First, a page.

The Best Tripoli Attractions
Tripoli – Libya
The city was known as Oea in ancient times and was one of the original cities (along with Sabratha and Leptis Magna) that formed the African Tripolis, or Tripolitania. Occupying a rocky promontory overlooking the sea and located due south of Sicily.
The city was founded by the Phoenicians and later controlled by the Romans (146 BCE until about 450 CE), the Vandals (5th century), and the Byzantines (6th century). During the invasions by the Vandals the walls of the cities of Sabratha and Leptis Magna were destroyed, and this resulted in the growth of Tripoli, which had previously been the least important of the three cities. In 645 the city fell to Arab Muslims led by ʿAmr ibn al-ʿĀṣ, and it subsequently remained under Arab control (except from 1146 to 1158, when it was taken by Sicilian Normans).
It was stormed by the Spanish in 1510 and was conquered by the Turks in 1551, after which it was made a colonial capital of the Ottoman Empire. From 1911 to 1943 it was in Italian hands, and from then until Libya’s independence in 1951 it was occupied by the British.
The city is divided into old and new quarters. The ancient walled city, or medina, lies along the harbour and is dominated by a 16th-century Spanish castle.
The old quarter contains the marble Marcus Aurelius triumphal arch (163 CE) and the mosques of Gurgi (1883) and Karamanli (18th century), with its distinctive octagonal minaret. The al-Nāqah Mosque, or “Camel” Mosque, dates from the Middle Ages to the 17th century. Many historical structures benefited from restoration programs in the late 20th century.
The modern city, which experienced rapid growth from the 1970s, contains many of the official buildings, theatres, and hotels, as well as the former royal palace (later called the People’s Palace), which houses a library. Universities in Tripoli include Al-Fāteḥ University, founded in 1957 and previously part of the former federal University of Libya before its split in 1973, and Open University, founded in 1987. Libya’s Department of Antiquities, which oversees the country’s museums and archaeological sites, is also located in Tripoli, as are the national archives, several research centres, and the majority of the country’s publishing houses.
The Best Tripoli Attractions
Red Castle Museum
The Red Castle Museum is one of the most visited sites in Tripoli. Set in the heart of the city, this museum is dedicated to five thousand years of history and culture and well worth a visit when in the city.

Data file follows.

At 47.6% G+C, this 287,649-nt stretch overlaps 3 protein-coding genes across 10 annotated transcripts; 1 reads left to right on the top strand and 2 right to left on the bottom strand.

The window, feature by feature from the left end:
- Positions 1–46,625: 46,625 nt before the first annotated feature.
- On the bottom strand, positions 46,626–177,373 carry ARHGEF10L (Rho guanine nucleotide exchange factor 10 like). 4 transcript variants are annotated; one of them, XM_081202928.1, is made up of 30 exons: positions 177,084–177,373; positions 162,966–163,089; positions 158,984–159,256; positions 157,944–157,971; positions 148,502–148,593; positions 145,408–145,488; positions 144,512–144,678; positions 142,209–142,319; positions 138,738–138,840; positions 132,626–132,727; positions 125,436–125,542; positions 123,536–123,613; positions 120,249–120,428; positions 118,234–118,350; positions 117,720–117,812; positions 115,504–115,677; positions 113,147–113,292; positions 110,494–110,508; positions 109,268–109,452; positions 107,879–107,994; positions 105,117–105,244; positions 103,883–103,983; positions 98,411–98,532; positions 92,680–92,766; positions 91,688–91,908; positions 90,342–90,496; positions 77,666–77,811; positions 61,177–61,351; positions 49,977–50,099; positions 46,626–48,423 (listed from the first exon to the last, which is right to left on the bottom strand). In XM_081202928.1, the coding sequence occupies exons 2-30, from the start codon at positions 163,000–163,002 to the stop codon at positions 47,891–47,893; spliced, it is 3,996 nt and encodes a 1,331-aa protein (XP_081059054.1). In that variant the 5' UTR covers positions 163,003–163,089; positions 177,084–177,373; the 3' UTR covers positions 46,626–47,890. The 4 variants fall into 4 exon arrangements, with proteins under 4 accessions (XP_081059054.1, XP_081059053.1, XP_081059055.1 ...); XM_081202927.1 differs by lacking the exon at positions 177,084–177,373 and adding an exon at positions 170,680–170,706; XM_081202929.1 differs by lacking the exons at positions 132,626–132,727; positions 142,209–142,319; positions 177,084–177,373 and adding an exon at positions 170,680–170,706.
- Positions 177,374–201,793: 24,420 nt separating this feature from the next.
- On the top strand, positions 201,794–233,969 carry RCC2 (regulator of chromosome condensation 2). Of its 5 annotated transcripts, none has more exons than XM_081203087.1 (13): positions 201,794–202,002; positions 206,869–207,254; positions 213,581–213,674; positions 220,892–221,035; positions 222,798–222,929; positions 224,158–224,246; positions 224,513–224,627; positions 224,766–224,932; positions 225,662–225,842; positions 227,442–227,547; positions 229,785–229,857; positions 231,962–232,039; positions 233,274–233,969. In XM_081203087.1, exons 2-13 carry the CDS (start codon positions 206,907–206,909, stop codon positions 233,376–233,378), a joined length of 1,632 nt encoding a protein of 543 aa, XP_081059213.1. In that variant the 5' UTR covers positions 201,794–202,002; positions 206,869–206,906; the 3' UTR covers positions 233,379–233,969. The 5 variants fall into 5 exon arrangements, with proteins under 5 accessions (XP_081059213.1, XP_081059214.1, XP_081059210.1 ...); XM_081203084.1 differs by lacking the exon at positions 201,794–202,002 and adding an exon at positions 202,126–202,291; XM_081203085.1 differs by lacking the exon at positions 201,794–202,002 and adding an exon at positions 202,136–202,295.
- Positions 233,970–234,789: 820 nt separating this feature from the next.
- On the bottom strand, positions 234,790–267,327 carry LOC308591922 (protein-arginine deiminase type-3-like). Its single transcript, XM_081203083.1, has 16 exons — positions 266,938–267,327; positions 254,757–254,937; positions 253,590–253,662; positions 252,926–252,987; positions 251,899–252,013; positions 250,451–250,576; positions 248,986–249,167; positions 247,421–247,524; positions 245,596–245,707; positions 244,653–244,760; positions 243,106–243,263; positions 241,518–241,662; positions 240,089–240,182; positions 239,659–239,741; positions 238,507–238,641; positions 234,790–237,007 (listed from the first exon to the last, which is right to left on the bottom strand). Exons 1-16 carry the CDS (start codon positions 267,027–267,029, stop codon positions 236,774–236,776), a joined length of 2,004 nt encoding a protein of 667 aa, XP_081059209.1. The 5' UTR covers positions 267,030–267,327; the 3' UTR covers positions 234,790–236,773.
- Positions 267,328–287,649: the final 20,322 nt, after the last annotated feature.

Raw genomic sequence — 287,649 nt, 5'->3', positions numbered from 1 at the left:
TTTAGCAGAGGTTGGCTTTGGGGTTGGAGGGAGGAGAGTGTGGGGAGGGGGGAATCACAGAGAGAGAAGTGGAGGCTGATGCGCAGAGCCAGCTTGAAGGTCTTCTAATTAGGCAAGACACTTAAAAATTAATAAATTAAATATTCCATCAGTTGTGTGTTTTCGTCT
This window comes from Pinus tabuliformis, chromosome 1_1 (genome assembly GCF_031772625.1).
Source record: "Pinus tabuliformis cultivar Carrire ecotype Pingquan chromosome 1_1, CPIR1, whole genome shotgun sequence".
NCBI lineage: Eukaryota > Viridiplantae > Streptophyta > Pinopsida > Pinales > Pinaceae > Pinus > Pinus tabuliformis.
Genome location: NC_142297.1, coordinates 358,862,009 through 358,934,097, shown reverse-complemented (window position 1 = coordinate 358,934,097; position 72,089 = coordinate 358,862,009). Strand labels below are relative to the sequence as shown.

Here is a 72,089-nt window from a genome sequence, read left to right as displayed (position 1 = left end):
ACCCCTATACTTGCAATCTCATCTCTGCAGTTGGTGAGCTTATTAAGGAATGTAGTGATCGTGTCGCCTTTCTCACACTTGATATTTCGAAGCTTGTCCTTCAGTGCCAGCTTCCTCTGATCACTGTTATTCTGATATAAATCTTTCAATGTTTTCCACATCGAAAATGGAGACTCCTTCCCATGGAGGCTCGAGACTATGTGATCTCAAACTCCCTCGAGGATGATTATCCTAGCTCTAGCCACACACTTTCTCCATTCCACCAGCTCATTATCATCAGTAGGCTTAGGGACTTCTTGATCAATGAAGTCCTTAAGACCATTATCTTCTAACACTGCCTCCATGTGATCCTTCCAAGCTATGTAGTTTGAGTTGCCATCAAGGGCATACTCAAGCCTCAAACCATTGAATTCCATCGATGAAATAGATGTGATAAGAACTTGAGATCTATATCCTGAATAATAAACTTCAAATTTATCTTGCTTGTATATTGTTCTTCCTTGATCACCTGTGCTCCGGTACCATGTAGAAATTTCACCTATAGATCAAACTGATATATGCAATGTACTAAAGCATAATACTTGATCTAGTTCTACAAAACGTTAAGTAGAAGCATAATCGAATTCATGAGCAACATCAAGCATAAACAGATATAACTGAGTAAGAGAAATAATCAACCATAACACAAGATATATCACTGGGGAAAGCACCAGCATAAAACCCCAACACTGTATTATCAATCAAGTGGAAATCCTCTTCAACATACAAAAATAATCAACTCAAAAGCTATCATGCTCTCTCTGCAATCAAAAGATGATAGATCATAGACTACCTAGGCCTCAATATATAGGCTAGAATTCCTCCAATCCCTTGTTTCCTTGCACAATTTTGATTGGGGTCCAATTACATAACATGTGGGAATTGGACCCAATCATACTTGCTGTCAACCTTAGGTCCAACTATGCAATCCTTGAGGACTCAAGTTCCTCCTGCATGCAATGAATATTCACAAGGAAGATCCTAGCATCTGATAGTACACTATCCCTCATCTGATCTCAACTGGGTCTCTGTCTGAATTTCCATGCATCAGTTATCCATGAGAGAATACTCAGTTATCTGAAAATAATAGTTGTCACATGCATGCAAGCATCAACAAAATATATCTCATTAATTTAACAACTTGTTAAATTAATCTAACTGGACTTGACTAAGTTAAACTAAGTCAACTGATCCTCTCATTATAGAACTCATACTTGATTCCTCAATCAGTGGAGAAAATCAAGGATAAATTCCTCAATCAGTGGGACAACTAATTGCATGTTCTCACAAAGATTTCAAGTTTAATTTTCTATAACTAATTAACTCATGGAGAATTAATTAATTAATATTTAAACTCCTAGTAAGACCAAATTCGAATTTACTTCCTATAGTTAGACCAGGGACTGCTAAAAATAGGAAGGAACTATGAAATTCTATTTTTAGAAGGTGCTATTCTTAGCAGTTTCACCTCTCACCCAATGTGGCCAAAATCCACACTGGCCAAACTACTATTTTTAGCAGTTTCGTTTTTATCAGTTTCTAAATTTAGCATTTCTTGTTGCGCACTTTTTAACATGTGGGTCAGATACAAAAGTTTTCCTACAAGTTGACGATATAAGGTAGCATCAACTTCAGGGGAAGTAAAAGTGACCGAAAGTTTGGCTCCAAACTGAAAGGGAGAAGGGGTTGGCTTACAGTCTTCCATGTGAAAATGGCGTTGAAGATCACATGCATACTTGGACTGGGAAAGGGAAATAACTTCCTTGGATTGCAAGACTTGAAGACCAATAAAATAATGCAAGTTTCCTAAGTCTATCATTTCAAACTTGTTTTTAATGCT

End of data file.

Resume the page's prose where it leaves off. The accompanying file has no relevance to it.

This museum has four wings, the natural history wing, the prehistory wing, the Berber tribes wing and the Punic Roman traditions wing.
The Peoples Era Wing was added in the late 1960’s just after Gadaffi’s arrival. This wing is dedicated to the country’s fight for independence.
Marcus Aurelius Arch
This is probably the most famous monument in Tripoli. The Arch dates back to 163AD and is still in excellent condition. You’ll be amazed at the beauty of this monument.
As you approach the Marcus Aurelius Arch from the seaside, you may at first not be impressed by this monument. However, as you begin to walk down into the garden area and around the Arch, you will be amazed that this is a piece of history, two thousand years old. For those on a tour of Libya, you will spend a short time at the Arch before heading to the National Museum.
This square is also known as Green Square and is a huge square in the heart of the city which is home to a large fountain and the Red Castle Museum to the one side. The square is used for gatherings and other traditional festivals.
The Medina is a must to visit when in Tripoli. This old town is a maze of passages and alleys where you can soak up the architecture, see some of the historical buildings and be amazed by the beauty of the mosques. You’ll also find the souks, traditional markets, where you can buy a host of traditional items to take home with you from leather goods to jewelry from fun stall owners who are ready to barter on price.